The Affordable Care Act creates a Rate Review program in your state to help protect individuals and small businesses from unreasonable health insurance rate increases. Starting on September 1, 2011, health insurers must justify any rate increase of 10% or more before the increase takes effect.
What This Means for You
- Your insurance company can’t raise rates by 10% or more without first explaining its reasons to your state or federal Rate Review program. All explanations will be posted on HealthCare.gov and your Rate Review program will give you a chance to comment on them.
- Your Rate Review program will determine if the rate increase is unreasonable. A rate hike is unreasonable if, for example:
- It is based on faulty assumptions or unsubstantiated trends.
- It charges different prices to people who pose similar risks to the insurer.
- Your state regulator can approve or reject an unreasonable or excessive rate increase, if your state laws give the regulator this authority.
Some Important Details
- The Rate Review rules apply to new plans in the individual and small group markets. (If you are in a health plan that existed on March 23, 2010, your plan may be a grandfathered plan, which is exempt from the Rate Review rules.)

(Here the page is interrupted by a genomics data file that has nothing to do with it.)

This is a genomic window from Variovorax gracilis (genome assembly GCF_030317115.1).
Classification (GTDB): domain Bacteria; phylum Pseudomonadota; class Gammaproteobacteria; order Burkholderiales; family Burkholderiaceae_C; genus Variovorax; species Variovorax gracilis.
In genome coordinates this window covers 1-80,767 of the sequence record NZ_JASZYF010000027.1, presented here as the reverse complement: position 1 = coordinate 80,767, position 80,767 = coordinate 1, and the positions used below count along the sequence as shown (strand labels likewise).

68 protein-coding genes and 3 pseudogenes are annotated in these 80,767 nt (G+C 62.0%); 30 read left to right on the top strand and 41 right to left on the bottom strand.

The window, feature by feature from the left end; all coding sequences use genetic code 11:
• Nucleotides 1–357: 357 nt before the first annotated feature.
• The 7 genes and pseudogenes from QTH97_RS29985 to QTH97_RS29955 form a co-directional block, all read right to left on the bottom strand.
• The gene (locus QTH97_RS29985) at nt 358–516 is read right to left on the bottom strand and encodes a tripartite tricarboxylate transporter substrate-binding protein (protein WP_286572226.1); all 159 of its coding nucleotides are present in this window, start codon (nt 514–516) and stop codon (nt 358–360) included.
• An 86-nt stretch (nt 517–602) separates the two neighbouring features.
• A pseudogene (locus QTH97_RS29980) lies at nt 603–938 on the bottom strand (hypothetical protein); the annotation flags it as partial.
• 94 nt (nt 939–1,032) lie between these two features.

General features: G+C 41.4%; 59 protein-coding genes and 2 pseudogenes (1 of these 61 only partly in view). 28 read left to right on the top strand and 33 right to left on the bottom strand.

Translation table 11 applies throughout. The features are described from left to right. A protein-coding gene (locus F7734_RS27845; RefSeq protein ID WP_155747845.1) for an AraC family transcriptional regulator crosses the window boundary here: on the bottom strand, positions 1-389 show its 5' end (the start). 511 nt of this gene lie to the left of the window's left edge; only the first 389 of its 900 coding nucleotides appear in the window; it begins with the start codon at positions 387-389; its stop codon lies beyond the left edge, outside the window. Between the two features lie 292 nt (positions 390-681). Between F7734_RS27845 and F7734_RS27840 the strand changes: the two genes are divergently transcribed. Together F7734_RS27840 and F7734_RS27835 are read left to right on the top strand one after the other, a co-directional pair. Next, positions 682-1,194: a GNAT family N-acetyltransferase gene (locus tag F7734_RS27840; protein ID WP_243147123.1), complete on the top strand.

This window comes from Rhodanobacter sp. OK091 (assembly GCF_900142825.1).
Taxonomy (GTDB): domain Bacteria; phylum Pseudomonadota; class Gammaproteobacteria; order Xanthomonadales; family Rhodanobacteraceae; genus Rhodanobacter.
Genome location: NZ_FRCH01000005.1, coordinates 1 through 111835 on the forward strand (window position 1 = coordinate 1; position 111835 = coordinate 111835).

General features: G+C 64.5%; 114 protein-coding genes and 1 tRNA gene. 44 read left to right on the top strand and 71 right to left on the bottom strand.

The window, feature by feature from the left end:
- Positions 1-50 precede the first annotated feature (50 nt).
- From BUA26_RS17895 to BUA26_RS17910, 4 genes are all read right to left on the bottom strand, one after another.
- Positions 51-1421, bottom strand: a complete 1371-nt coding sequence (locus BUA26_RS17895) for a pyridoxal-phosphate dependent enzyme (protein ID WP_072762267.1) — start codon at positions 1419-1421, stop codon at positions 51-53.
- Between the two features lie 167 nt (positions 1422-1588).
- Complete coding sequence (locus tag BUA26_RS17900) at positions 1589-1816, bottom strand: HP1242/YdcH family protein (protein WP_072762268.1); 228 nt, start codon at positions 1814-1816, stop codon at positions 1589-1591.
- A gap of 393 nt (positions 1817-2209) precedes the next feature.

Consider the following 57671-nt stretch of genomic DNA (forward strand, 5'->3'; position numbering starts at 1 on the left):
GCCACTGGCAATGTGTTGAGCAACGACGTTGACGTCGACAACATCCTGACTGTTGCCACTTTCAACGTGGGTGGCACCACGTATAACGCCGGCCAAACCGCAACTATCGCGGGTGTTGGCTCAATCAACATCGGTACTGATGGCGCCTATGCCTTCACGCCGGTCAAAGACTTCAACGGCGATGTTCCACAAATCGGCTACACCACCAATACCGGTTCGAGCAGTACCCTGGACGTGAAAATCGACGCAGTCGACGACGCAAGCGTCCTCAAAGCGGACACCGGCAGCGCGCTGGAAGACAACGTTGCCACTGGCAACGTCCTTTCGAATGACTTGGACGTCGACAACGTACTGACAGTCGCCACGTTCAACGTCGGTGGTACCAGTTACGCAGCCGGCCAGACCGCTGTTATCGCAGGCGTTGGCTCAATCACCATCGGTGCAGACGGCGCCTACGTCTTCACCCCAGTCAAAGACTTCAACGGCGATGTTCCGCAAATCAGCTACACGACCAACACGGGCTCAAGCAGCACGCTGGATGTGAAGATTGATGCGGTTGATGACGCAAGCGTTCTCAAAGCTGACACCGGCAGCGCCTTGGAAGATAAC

- Starting September 1, 2012, each state may have its own minimum premium increase that requires a review, based on the state’s unique premium trends, health care cost trends, and other factors.
- If your state doesn’t have a Rate Review program, or has a Rate Review program that is ineffective, the federal government will conduct Rate Reviews in your state.
For More Information
- Rate Review Grant Map: See Health Insurance Premium Review grants in your state.
- Find detailed technical and regulatory information on rate review.
- Fact Sheet on State Effective Rate Review Programs
- Patient's Bill of Rights: Learn about other consumer protections in the health care law.
Content last reviewed on April 29, 2014